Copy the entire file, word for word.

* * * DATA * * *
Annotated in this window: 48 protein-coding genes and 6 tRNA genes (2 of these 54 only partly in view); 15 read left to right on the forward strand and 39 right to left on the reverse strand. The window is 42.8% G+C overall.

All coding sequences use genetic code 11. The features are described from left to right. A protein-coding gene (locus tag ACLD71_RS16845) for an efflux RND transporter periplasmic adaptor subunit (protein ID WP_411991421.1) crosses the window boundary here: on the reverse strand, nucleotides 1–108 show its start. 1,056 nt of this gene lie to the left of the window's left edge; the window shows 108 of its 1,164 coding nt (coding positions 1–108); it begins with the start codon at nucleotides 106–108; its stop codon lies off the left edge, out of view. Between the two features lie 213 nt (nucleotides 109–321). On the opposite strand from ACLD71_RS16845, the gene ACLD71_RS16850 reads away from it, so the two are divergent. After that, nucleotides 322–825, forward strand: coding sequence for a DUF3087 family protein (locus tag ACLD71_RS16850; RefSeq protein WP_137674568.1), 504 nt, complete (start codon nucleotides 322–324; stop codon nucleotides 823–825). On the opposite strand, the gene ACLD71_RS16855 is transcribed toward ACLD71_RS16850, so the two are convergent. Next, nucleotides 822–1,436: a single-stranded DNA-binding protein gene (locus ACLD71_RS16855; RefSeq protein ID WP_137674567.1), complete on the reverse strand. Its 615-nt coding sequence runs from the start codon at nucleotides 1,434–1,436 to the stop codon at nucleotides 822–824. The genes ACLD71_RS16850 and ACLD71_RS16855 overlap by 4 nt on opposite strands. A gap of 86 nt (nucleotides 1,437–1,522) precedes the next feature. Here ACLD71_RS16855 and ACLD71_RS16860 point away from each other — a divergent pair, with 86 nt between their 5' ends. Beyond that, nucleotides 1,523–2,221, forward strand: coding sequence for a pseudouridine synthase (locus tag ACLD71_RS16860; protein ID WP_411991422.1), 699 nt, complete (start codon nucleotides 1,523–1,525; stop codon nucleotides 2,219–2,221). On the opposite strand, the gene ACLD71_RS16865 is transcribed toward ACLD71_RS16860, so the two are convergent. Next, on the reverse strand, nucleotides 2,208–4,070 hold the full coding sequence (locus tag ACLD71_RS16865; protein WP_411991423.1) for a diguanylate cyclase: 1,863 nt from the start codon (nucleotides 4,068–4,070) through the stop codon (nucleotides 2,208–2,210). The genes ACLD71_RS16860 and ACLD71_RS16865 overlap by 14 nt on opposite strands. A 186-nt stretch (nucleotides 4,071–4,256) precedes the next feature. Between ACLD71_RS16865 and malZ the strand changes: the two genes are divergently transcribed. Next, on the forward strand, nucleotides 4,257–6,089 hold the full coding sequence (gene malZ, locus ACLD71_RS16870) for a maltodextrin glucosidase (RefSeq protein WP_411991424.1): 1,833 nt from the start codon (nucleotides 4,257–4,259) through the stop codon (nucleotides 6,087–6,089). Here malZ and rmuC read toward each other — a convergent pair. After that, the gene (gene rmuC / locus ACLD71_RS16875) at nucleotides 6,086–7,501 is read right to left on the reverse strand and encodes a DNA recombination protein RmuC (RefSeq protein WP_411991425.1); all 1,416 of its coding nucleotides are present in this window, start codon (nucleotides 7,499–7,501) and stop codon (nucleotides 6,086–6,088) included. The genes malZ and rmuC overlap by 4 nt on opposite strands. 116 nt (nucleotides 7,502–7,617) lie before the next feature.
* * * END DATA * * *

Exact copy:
Annotated in this window: 48 protein-coding genes and 6 tRNA genes (2 of these 54 only partly in view); 15 read left to right on the forward strand and 39 right to left on the reverse strand. The window is 42.8% G+C overall.

All coding sequences use genetic code 11. The features are described from left to right. A protein-coding gene (locus tag ACLD71_RS16845) for an efflux RND transporter periplasmic adaptor subunit (protein ID WP_411991421.1) crosses the window boundary here: on the reverse strand, nucleotides 1–108 show its start. 1,056 nt of this gene lie to the left of the window's left edge; the window shows 108 of its 1,164 coding nt (coding positions 1–108); it begins with the start codon at nucleotides 106–108; its stop codon lies off the left edge, out of view. Between the two features lie 213 nt (nucleotides 109–321). On the opposite strand from ACLD71_RS16845, the gene ACLD71_RS16850 reads away from it, so the two are divergent. After that, nucleotides 322–825, forward strand: coding sequence for a DUF3087 family protein (locus tag ACLD71_RS16850; RefSeq protein WP_137674568.1), 504 nt, complete (start codon nucleotides 322–324; stop codon nucleotides 823–825). On the opposite strand, the gene ACLD71_RS16855 is transcribed toward ACLD71_RS16850, so the two are convergent. Next, nucleotides 822–1,436: a single-stranded DNA-binding protein gene (locus ACLD71_RS16855; RefSeq protein ID WP_137674567.1), complete on the reverse strand. Its 615-nt coding sequence runs from the start codon at nucleotides 1,434–1,436 to the stop codon at nucleotides 822–824. The genes ACLD71_RS16850 and ACLD71_RS16855 overlap by 4 nt on opposite strands. A gap of 86 nt (nucleotides 1,437–1,522) precedes the next feature. Here ACLD71_RS16855 and ACLD71_RS16860 point away from each other — a divergent pair, with 86 nt between their 5' ends. Beyond that, nucleotides 1,523–2,221, forward strand: coding sequence for a pseudouridine synthase (locus tag ACLD71_RS16860; protein ID WP_411991422.1), 699 nt, complete (start codon nucleotides 1,523–1,525; stop codon nucleotides 2,219–2,221). On the opposite strand, the gene ACLD71_RS16865 is transcribed toward ACLD71_RS16860, so the two are convergent. Next, on the reverse strand, nucleotides 2,208–4,070 hold the full coding sequence (locus tag ACLD71_RS16865; protein WP_411991423.1) for a diguanylate cyclase: 1,863 nt from the start codon (nucleotides 4,068–4,070) through the stop codon (nucleotides 2,208–2,210). The genes ACLD71_RS16860 and ACLD71_RS16865 overlap by 14 nt on opposite strands. A 186-nt stretch (nucleotides 4,071–4,256) precedes the next feature. Between ACLD71_RS16865 and malZ the strand changes: the two genes are divergently transcribed. Next, on the forward strand, nucleotides 4,257–6,089 hold the full coding sequence (gene malZ, locus ACLD71_RS16870) for a maltodextrin glucosidase (RefSeq protein WP_411991424.1): 1,833 nt from the start codon (nucleotides 4,257–4,259) through the stop codon (nucleotides 6,087–6,089). Here malZ and rmuC read toward each other — a convergent pair. After that, the gene (gene rmuC / locus ACLD71_RS16875) at nucleotides 6,086–7,501 is read right to left on the reverse strand and encodes a DNA recombination protein RmuC (RefSeq protein WP_411991425.1); all 1,416 of its coding nucleotides are present in this window, start codon (nucleotides 7,499–7,501) and stop codon (nucleotides 6,086–6,088) included. The genes malZ and rmuC overlap by 4 nt on opposite strands. 116 nt (nucleotides 7,502–7,617) lie before the next feature.